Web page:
Our community has known the fear and frustration wrought by an emerging pandemic before. A lethal novel virus for which there was no therapy, vaccine or cure. A terrible social isolation painful enough in health and totally devastating when facing death. We have known the awful sense of separation from a society unconcerned because most were not personally touched by a loved one, friend or neighbor sick with a mysterious illness. The elders among us lived it, my generation witnessed it, and today the young and emerging generations know it only as history — a time when HIV/AIDS was a death sentence.
Today, in a world made much smaller by technology, we are watching in horror as a new threat many times more virulent creeps across the globe. This time, the invisible enemy strikes within all communities without regard to race, socioeconomic status or sexual orientation. This time, because the threat extends so far, the global community is making a gigantic and early effort to combat it.
The novel coronavirus has changed the world both temporarily and permanently. It dominates our news cycles, threatens the global economy and could overwhelm our health care systems. Anyone, regardless of health or age, can become suddenly and critically ill. I know — it nearly killed me.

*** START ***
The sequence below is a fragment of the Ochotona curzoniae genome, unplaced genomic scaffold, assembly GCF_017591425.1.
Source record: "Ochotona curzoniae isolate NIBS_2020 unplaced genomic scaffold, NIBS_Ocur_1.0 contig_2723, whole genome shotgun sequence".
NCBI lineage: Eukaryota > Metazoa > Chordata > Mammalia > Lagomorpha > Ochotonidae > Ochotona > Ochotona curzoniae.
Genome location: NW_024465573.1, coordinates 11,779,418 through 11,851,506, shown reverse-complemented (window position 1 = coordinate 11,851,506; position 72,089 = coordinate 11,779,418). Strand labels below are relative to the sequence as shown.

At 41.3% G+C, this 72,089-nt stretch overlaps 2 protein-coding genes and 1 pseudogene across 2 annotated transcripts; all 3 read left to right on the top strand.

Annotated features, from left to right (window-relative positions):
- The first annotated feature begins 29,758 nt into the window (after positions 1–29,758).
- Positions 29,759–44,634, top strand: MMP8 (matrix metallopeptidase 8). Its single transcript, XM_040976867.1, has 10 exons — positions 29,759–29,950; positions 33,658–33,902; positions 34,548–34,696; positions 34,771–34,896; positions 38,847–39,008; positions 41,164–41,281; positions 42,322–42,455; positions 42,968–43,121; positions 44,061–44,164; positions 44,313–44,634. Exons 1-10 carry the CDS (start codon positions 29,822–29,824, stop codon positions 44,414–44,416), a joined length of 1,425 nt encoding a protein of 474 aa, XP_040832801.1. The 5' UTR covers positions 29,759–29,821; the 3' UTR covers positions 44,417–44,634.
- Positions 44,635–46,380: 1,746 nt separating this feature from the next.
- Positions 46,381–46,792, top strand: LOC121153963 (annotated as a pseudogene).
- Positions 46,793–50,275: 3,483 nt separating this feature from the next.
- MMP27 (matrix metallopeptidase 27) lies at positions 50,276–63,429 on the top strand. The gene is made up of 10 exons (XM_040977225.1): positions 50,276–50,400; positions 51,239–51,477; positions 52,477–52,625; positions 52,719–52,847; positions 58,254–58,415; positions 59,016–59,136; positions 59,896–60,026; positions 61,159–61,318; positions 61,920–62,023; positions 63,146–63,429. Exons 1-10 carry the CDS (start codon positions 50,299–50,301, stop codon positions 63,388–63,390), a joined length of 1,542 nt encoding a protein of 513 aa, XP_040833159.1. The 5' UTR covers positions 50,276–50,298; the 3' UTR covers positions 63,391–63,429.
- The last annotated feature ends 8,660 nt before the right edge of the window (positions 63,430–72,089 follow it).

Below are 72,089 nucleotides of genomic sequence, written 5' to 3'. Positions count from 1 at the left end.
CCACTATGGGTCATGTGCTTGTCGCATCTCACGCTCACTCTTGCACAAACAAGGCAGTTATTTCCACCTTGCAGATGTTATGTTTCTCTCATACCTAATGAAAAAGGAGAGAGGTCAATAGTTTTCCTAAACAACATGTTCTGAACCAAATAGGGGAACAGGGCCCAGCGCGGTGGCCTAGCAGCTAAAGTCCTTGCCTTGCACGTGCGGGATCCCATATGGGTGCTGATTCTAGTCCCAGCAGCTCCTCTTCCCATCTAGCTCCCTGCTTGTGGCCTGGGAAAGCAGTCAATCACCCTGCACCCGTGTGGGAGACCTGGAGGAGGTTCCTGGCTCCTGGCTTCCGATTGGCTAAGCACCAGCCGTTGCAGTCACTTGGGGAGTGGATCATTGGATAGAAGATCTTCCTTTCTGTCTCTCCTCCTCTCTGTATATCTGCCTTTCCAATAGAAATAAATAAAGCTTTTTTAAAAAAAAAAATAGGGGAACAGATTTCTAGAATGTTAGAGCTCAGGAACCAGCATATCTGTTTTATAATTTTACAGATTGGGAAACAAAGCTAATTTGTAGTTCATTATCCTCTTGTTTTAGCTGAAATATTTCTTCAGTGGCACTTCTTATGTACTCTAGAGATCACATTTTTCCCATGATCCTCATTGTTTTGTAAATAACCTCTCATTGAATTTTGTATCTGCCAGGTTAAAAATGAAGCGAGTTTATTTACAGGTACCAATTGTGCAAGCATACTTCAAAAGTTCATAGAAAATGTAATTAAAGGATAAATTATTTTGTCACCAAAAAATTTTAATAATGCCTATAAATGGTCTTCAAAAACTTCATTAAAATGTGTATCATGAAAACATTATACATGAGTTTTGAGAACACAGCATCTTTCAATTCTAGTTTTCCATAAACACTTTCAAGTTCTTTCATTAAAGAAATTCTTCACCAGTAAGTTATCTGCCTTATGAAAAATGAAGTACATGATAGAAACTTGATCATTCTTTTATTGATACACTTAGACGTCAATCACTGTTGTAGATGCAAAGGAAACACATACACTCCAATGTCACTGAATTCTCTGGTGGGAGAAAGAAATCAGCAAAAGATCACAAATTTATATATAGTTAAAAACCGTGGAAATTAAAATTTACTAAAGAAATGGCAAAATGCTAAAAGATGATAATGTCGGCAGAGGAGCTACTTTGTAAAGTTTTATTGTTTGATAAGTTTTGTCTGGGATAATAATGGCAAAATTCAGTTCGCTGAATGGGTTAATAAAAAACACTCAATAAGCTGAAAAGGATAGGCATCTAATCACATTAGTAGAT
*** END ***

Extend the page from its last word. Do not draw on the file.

I am a proud gay man of color and a grateful COVID-19 survivor. In the more than three weeks from diagnosis to coming home from the hospital, I rapidly went from feeling as if I had a bad flu, to struggling to breathe and being critically ill. In intensive care, I was placed on a ventilator for 11 days and put into a medically induced coma. I lost 27 pounds and one of my lungs partially collapsed. It was the sickest I’ve ever been and the scariest ordeal of my life. But I’m one of the lucky ones because I made it.
Sadly, as we confront COVID today, we are seeing some things we have seen before. Misguided and fearful people giving in to selfish concerns and irresponsible behavior all justified because only a “minority” of people have been sick or died from the virus, a false sense of personal distance from a growing threat. I am as frustrated as anyone that I can’t dine out and that our businesses are in crisis. Many are suffering today, not just those who are sick. But I know this is not permanent and that life and health must be the priority.
There was a time when the LGBTQ community had to stand and fight to mobilize world concern about HIV/AIDS, and to change hearts and minds about our place in society. That movement forced great progress, as today HIV/AIDS is a chronic, not terminal, condition. Today, my pride and my hope are that our community can be again thundering voices of reason, practitioners of compassion and examples of responsible acts and enduring love.
Steve Padilla is chairman of the California Coastal Commission, former mayor of Chula Vista and currently represents the 3rd District on the Chula Vista City Council.